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  1. JDK
  2. JDK-8144691

JEP 254: Compact Strings: endiannes mismatch in Java source code and intrinsic

    Details

    • Type: Bug
    • Status: Resolved
    • Priority: P4
    • Resolution: Not an Issue
    • Affects Version/s: 9
    • Fix Version/s: None
    • Component/s: core-libs
    • Labels:
    • Subcomponent:
    • Introduced In Build:
      b93
    • CPU:
      x86
    • OS:
      windows_8

      Description

      FULL PRODUCT VERSION :
      java version "1.9.0-ea"
      Java(TM) SE Runtime Environment (build 1.9.0-ea-b93)
      Java HotSpot(TM) 64-Bit Server VM (build 1.9.0-ea-b93, mixed mode)

      A DESCRIPTION OF THE PROBLEM :
      The problem: Java source code suggests that bytes for UTF16 characters are stored in java.lang.String's field "value" as big endian:

      // from String.java:
          public char charAt(int index) {
              if (isLatin1()) {
                  return StringLatin1.charAt(value, index);
              } else {
                  return StringUTF16.charAt(value, index);
              }
          }

      // from StringUTF16.java:

          @HotSpotIntrinsicCandidate
          public static char getChar(byte[] val, int index) {
              index <<= 1;
              return (char)(((val[index++] & 0xff) << HI_BYTE_SHIFT) |
                            ((val[index] & 0xff) << LO_BYTE_SHIFT));
          }

      ... however, in fact, JVM applies intrinsic that uses target platfrom's natural endianness. For example, it is little endian on Windows which is x86/x64, but big endian on Solaris SPARC.

      I suppose this is done for performance reasons, and it's OK. However, if this is the case, the source code should explicitly reflect this fact.

      Also, tools opening HPROF dumps or debuggers that present Strings should be provided with explicit means to find out which endianness is used in particular JVM.


      STEPS TO FOLLOW TO REPRODUCE THE PROBLEM :
      Running the following TestCompactStrings on a little endian machine (e.g. Windows) prints "little endian" and on a big endian machine (e.g. Solaris SPARC) prints "big endian".

      EXPECTED VERSUS ACTUAL BEHAVIOR :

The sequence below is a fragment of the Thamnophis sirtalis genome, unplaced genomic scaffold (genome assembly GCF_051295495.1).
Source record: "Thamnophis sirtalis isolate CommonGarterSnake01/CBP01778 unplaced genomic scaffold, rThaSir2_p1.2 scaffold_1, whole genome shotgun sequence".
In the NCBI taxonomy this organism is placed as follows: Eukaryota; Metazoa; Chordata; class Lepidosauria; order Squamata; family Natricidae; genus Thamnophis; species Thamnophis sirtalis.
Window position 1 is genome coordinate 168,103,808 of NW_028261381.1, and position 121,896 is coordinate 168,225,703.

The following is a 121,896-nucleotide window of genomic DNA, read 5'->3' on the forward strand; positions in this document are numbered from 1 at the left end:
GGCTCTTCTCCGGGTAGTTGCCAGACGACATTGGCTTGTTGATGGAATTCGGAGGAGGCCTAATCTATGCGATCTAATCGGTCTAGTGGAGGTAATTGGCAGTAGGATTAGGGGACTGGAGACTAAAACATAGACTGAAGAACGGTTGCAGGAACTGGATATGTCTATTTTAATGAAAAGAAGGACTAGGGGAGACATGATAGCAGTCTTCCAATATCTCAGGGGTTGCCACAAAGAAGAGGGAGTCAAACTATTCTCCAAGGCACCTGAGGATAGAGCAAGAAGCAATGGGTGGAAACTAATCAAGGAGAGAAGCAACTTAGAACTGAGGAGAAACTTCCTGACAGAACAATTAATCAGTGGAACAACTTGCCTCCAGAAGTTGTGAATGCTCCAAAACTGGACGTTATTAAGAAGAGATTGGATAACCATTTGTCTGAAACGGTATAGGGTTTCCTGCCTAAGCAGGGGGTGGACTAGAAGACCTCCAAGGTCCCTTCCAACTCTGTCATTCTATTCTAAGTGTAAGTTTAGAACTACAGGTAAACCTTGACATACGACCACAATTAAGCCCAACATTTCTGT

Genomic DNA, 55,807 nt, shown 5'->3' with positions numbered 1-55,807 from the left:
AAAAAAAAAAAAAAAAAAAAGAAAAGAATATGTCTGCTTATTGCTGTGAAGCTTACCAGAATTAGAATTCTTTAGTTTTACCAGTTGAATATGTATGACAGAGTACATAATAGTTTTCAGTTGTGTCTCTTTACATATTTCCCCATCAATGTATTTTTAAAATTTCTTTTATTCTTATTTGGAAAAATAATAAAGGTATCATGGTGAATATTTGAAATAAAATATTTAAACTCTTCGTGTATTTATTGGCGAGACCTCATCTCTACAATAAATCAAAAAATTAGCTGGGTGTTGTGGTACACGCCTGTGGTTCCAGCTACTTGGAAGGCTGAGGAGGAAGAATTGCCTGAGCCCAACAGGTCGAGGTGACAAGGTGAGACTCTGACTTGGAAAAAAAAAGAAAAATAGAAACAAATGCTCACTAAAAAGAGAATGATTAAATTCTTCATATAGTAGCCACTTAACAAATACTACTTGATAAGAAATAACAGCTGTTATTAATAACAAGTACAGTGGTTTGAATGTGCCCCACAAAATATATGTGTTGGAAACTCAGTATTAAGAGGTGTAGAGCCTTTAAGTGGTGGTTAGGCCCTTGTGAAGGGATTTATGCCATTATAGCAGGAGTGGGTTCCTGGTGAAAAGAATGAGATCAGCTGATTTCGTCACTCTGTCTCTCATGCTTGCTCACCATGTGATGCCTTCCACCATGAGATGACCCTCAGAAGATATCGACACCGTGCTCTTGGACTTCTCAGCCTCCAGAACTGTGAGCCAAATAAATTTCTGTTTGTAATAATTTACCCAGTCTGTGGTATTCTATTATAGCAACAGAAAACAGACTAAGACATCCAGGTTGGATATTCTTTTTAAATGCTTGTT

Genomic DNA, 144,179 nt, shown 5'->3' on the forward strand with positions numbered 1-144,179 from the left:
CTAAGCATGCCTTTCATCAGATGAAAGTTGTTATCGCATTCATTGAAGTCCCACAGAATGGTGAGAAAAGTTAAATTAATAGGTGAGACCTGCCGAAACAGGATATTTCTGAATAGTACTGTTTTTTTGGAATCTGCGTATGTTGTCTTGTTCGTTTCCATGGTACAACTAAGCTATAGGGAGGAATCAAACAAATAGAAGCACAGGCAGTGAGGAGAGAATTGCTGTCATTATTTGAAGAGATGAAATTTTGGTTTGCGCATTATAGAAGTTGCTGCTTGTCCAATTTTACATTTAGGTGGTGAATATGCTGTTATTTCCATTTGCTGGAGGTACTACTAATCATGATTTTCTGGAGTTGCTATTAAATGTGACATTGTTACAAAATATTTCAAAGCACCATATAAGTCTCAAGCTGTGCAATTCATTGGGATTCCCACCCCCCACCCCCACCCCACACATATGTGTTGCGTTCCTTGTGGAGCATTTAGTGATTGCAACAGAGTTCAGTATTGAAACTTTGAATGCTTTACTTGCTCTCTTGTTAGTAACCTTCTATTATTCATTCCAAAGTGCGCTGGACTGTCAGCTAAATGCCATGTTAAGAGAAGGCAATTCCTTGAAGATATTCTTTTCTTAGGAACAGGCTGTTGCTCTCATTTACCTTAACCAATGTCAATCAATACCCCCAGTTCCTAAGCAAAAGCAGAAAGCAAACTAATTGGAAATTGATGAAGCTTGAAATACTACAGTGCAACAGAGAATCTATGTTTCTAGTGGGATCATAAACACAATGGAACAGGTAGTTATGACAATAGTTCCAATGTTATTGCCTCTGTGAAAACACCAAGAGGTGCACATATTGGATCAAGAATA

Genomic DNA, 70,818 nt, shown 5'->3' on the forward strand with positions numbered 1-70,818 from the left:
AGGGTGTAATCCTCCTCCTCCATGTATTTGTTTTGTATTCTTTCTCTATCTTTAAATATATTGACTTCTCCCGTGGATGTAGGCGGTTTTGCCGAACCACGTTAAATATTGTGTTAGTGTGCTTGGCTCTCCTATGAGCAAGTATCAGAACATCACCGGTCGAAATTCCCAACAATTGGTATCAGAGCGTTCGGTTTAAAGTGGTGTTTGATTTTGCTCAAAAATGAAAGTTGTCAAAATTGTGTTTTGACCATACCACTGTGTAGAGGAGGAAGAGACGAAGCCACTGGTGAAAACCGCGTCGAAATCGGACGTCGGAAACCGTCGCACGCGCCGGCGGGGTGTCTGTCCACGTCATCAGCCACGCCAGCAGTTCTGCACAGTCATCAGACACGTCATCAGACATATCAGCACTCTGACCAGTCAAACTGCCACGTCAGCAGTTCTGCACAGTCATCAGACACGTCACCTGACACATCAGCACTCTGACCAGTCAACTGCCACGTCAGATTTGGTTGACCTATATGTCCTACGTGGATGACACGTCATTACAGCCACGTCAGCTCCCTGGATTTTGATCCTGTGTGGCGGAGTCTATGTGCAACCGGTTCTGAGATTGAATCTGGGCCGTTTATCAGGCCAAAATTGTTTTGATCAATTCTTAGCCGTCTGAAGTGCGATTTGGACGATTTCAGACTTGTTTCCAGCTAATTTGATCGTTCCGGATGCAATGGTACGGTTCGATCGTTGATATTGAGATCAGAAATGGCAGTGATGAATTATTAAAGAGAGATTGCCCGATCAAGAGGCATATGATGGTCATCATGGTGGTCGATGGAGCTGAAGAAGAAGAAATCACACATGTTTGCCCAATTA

EXPECTED -
      According to the current Java source code, it should print "big endian" always.

      REPRODUCIBILITY :
      This bug can be reproduced always.

      ---------- BEGIN SOURCE ----------
      import java.lang.reflect.Field;

      class TestCompactStrings {
        public static void main(String[] args) throws Exception {
          String s = "\u1234";
          Class<? extends String> aClass = s.getClass();

          Field valueField = aClass.getDeclaredField("value");
          valueField.setAccessible(true);

          byte[] bytes = (byte[])valueField.get(s);

          if (bytes[0] == 0x12 && bytes[1] == 0x34) {
            System.out.println("big endian");
          }
          else if (bytes[0] == 0x34 && bytes[1] == 0x12) {
            System.out.println("little endian");
          }
          else {
            System.out.println("unexpected");
          }
        }
      }

      ---------- END SOURCE ----------

        Issue Links

          Activity

          Hide
          psonal Pallavi Sonal added a comment -
          The attached test case is reproducible in JDK 9 ea b93.
          Following is the output:
          java TestCompactStrings
          little endian
          Show
          psonal Pallavi Sonal added a comment - The attached test case is reproducible in JDK 9 ea b93. Following is the output: java TestCompactStrings little endian
          Hide
          sherman Xueming Shen added a comment -
          The test should and indeed does print "little endian" on a little endian hardware. The submitter should either read to the bottom of the source StringUTF16.java, in which we define the hi/lo_byte_shift based on platform's native endianness

              private static native boolean isBigEndian();

              static final int HI_BYTE_SHIFT;
              static final int LO_BYTE_SHIFT;
              static {
                  if (isBigEndian()) {
                      HI_BYTE_SHIFT = 8;
                      LO_BYTE_SHIFT = 0;
                  } else {
                      HI_BYTE_SHIFT = 0;
                      LO_BYTE_SHIFT = 8;
                  }
              }

          or just run his test program on a machine.
          Show
          sherman Xueming Shen added a comment - The test should and indeed does print "little endian" on a little endian hardware. The submitter should either read to the bottom of the source StringUTF16.java, in which we define the hi/lo_byte_shift based on platform's native endianness     private static native boolean isBigEndian();     static final int HI_BYTE_SHIFT;     static final int LO_BYTE_SHIFT;     static {         if (isBigEndian()) {             HI_BYTE_SHIFT = 8;             LO_BYTE_SHIFT = 0;         } else {             HI_BYTE_SHIFT = 0;             LO_BYTE_SHIFT = 8;         }     } or just run his test program on a machine.

            People

            • Assignee:
              sherman Xueming Shen
              Reporter:
              webbuggrp Webbug Group
            • Votes:
              0 Vote for this issue
              Watchers:
              3 Start watching this issue

              Dates

              • Created:
                Updated:
                Resolved: